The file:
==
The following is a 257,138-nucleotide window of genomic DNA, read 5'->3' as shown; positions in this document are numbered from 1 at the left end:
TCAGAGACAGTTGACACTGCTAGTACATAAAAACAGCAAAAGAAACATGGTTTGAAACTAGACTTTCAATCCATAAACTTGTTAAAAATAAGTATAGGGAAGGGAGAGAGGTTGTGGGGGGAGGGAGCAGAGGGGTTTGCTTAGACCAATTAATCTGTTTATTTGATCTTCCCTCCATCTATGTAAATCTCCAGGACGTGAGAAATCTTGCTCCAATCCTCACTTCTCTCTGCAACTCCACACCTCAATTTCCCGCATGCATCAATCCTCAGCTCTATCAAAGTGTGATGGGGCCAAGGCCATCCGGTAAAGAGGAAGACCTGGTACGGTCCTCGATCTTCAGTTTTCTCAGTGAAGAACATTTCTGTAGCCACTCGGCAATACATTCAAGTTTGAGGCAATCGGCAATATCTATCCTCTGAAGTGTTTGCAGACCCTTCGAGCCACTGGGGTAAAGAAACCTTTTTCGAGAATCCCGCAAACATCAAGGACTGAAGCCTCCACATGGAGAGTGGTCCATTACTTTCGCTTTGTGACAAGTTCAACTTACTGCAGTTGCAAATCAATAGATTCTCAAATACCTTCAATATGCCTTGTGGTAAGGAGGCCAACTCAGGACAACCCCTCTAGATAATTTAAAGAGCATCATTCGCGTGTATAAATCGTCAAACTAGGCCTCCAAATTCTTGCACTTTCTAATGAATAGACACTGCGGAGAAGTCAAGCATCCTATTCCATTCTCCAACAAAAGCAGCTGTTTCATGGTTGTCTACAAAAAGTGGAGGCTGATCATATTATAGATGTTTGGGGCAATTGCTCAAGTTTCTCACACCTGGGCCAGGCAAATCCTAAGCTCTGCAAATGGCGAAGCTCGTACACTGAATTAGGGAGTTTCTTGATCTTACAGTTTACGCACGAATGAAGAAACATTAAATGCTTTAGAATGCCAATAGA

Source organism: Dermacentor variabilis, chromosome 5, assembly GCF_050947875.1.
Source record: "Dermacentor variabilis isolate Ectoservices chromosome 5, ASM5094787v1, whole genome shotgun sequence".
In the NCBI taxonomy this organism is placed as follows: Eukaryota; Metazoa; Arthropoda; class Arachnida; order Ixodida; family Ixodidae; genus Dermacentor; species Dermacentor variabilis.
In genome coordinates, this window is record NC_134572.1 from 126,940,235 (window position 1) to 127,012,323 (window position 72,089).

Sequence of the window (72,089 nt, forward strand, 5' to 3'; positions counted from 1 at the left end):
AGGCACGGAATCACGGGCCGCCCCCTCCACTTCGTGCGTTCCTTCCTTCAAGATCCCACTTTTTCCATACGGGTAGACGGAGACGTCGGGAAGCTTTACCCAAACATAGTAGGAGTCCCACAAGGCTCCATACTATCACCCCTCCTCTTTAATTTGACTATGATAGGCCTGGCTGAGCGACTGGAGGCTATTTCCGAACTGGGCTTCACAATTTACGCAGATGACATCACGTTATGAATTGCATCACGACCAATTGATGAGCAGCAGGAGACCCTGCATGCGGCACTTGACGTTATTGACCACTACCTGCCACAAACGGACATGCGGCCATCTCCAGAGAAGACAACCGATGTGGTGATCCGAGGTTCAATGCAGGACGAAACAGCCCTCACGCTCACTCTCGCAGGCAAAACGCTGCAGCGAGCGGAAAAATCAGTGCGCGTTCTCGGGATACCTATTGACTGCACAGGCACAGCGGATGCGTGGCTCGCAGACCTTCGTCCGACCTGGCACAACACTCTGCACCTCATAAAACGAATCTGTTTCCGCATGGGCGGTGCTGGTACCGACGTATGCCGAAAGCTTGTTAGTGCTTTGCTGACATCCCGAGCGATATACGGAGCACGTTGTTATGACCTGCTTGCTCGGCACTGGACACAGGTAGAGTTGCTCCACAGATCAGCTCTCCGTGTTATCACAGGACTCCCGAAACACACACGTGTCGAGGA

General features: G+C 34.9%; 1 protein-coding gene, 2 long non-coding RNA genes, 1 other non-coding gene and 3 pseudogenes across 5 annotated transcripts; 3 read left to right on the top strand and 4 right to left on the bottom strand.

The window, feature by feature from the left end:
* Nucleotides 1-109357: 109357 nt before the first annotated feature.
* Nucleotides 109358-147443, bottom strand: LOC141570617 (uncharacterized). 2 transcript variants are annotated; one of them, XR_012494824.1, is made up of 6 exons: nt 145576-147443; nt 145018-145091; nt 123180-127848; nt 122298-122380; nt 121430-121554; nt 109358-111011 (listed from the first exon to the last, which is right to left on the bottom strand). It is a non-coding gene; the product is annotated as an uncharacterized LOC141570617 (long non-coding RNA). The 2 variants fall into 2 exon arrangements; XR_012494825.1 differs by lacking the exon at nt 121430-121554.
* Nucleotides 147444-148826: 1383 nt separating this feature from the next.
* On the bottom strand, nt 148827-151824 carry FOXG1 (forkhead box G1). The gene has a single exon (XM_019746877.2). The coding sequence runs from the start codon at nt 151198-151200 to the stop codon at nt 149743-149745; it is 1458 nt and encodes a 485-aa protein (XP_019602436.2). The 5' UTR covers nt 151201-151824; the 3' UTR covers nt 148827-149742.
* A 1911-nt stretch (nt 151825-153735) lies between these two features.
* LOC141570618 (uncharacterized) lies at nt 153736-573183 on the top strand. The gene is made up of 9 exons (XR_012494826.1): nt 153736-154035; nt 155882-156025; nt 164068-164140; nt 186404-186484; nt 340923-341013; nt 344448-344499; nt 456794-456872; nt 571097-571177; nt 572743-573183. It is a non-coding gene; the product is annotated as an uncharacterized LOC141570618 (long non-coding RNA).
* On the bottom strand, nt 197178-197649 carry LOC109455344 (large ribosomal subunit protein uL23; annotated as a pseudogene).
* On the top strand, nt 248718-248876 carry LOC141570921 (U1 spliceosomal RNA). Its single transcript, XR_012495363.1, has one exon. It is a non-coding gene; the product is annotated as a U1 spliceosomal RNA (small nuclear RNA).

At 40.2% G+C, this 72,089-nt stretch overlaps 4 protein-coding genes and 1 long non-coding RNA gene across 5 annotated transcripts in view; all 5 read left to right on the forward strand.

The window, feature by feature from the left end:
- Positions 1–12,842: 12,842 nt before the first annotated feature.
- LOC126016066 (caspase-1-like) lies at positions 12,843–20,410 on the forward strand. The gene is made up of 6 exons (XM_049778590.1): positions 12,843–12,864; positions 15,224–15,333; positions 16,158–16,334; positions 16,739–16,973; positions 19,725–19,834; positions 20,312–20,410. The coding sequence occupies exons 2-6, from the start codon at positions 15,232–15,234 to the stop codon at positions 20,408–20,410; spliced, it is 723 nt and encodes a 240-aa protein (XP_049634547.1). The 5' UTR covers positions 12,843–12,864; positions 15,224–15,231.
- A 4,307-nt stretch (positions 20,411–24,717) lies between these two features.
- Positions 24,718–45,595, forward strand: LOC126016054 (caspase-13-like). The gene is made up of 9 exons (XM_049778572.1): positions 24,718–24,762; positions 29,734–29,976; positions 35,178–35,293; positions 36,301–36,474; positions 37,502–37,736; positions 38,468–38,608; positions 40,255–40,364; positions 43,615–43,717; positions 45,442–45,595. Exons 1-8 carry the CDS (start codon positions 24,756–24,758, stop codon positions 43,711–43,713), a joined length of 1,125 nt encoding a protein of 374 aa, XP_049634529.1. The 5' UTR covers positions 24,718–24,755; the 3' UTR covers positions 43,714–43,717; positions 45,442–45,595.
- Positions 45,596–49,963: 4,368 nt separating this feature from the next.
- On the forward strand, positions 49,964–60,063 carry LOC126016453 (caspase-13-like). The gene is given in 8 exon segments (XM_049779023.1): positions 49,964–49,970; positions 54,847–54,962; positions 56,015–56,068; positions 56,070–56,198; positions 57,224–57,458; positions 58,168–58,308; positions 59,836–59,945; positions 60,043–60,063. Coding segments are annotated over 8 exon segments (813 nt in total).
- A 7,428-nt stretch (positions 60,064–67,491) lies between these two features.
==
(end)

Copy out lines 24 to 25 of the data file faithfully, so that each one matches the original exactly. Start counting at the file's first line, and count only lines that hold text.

- Positions 24,718–45,595, forward strand: LOC126016054 (caspase-13-like). The gene is made up of 9 exons (XM_049778572.1): positions 24,718–24,762; positions 29,734–29,976; positions 35,178–35,293; positions 36,301–36,474; positions 37,502–37,736; positions 38,468–38,608; positions 40,255–40,364; positions 43,615–43,717; positions 45,442–45,595. Exons 1-8 carry the CDS (start codon positions 24,756–24,758, stop codon positions 43,711–43,713), a joined length of 1,125 nt encoding a protein of 374 aa, XP_049634529.1. The 5' UTR covers positions 24,718–24,755; the 3' UTR covers positions 43,714–43,717; positions 45,442–45,595.
- Positions 45,596–49,963: 4,368 nt separating this feature from the next.